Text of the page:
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Hi, I'm Laura and welcome to my blog. I write and speak about all things social impact. If you work in the social impact space as well, I’d love to connect with you!

A Peek Inside Her Agenda: Zim Ugochukwu (Founder of Travel Noire)

A Peek Inside Her Agenda: Zim Ugochukwu (Founder of Travel Noire)

In her own words, Zim Ugochukwu is a lover of God, lover of people, the founder of Travel Noire, and host of the Bloom podcast. An idea born while living in and traveling throughout India, Ugochukwu created Travel Noire as a community for people of color who love to travel. Growing that platform into the Travel Noire that we know and love today, Ugochukwu served as CEO until the 2017 sale of the company to Blavity Inc. where it now continues to grow in the company’s portfolio of media brands targeted at Black millennials.

Ugochukwu is a dreamer at heart, a creative who is curious by nature; she believes that curiosity unlocks originality and that questions lead to a deeper richness in life. Ugochukwu is also a person of faith who isn’t afraid to listen for direction in every area of her life. In this interview, Ugochukwu shares why she sold her company, what she’s doing now, and what she learned along the way.

Her Agenda: What was the inspiration for you to start Travel Noire?

Zim Ugochukwu: I was living in India at the time, and it was only my second-time traveling abroad. The first time I traveled to Nigeria with my mom and my brother and the second time I moved to India, so it was quite a leap. The first night that I was there, there was a commercial on television; it was about this dark skinned Indian woman who felt really bad for herself because she couldn’t get a date with this guy. Then she tried skin lightening cream. There was a time lapse where she got lighter and lighter and happier and happier and finally got the date with the guy. I was sitting on my bed and I’m like, are you serious? This is what I have to look forward to for the rest of the year? I started seeing classified ads for eligible bachelors in the newspaper saying what they’re looking for, and every single time, I would see the word fair — they wanted someone with fair skin.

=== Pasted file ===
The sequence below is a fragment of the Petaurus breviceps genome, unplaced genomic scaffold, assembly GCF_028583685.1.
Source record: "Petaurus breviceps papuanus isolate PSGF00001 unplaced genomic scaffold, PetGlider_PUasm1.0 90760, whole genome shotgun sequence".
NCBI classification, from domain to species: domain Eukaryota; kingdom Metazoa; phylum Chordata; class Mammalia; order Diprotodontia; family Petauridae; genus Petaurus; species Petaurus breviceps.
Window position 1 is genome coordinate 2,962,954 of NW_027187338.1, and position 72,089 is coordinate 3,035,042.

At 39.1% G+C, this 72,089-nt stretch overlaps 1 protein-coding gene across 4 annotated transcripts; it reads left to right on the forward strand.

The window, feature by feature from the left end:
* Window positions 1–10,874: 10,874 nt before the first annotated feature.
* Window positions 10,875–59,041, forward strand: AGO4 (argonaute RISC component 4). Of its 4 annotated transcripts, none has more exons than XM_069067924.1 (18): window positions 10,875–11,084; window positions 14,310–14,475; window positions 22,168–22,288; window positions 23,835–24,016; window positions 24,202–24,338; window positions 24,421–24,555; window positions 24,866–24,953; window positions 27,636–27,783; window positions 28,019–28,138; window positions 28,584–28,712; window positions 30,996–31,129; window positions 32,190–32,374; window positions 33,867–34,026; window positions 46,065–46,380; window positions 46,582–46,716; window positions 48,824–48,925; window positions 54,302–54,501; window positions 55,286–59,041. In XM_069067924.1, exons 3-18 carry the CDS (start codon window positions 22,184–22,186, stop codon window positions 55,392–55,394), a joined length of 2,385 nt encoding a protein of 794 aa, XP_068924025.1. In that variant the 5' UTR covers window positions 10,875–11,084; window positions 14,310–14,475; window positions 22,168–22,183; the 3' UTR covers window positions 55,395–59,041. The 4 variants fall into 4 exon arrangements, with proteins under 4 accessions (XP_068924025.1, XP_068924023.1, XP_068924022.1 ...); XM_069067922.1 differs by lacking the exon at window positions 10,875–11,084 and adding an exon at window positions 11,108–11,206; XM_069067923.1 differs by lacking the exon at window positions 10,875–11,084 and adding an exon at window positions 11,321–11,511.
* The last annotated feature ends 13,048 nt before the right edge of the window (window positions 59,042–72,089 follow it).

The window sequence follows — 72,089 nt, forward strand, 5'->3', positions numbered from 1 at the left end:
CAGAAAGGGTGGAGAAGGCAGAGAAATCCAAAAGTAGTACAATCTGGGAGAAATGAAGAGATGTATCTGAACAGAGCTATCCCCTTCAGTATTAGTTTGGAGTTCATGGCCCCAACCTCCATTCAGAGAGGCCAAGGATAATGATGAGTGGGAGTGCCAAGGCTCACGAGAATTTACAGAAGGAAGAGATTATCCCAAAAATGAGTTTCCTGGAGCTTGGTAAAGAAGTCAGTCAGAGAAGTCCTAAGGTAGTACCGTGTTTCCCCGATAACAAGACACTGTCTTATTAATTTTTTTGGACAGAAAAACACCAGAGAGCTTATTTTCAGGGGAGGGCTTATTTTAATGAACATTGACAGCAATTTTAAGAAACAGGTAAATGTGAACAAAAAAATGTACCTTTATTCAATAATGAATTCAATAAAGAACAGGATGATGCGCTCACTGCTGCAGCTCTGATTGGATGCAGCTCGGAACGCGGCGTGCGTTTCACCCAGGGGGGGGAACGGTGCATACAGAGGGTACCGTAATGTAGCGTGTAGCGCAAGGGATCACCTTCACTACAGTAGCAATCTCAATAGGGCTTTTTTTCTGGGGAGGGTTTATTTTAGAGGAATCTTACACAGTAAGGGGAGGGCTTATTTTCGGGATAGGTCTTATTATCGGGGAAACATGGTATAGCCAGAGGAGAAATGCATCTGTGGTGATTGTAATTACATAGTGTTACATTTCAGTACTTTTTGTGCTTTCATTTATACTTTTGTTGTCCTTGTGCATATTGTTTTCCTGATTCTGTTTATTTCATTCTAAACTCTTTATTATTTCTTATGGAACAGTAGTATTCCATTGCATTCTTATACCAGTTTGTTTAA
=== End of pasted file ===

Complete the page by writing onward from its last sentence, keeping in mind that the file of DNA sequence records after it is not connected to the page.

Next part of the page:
India [is] my favorite country by far, I loved my time there but I just I didn’t see any travelers who looked like me. I saw African immigrants here and there. I didn’t see them as often, but they were there. Of all of the ex-pats and other people that were traveling in India, I don’t think I met another Black person until I was on the train.

I was traveling to other countries for as little as eight dollars by plane. [I started Travel Noire because] I wanted people to have the experience of traveling the world and not feeling like they were scared to do so. I had the idea but I didn’t do anything about it until two years later. I thought it would be interesting to create a community of people who talk about travel and that’s how it all started.

Her Agenda: You’ve now sold Travel Noire to Blavity Inc. and are currently the Chief Brand Officer. What are you focused on now?

Zim Ugochukwu: I’m responsible for making sure that both brands merge successfully. So that means monitoring process and voice, monitoring brand assets. What does the Travel Noire audience like, what do they not like – all of that all of the intricacies that go into making sure that an acquisition is as seamless as possible. That’s been the bulk of my work. It’s less about focusing on the things that I did focus on. When you’re a CEO you have to focus on everything, it’s just a different ballgame.

Her Agenda: I’m sure you still have a vision for where you would like the brand to grow. Can you share anything about that and where you’d like to see it go from here?

Zim Ugochukwu: At the end of the day, I just want Travel Noire to continue to deliver value to people. If Travel Noire is delivering value first before even asking for dollars that’s most important.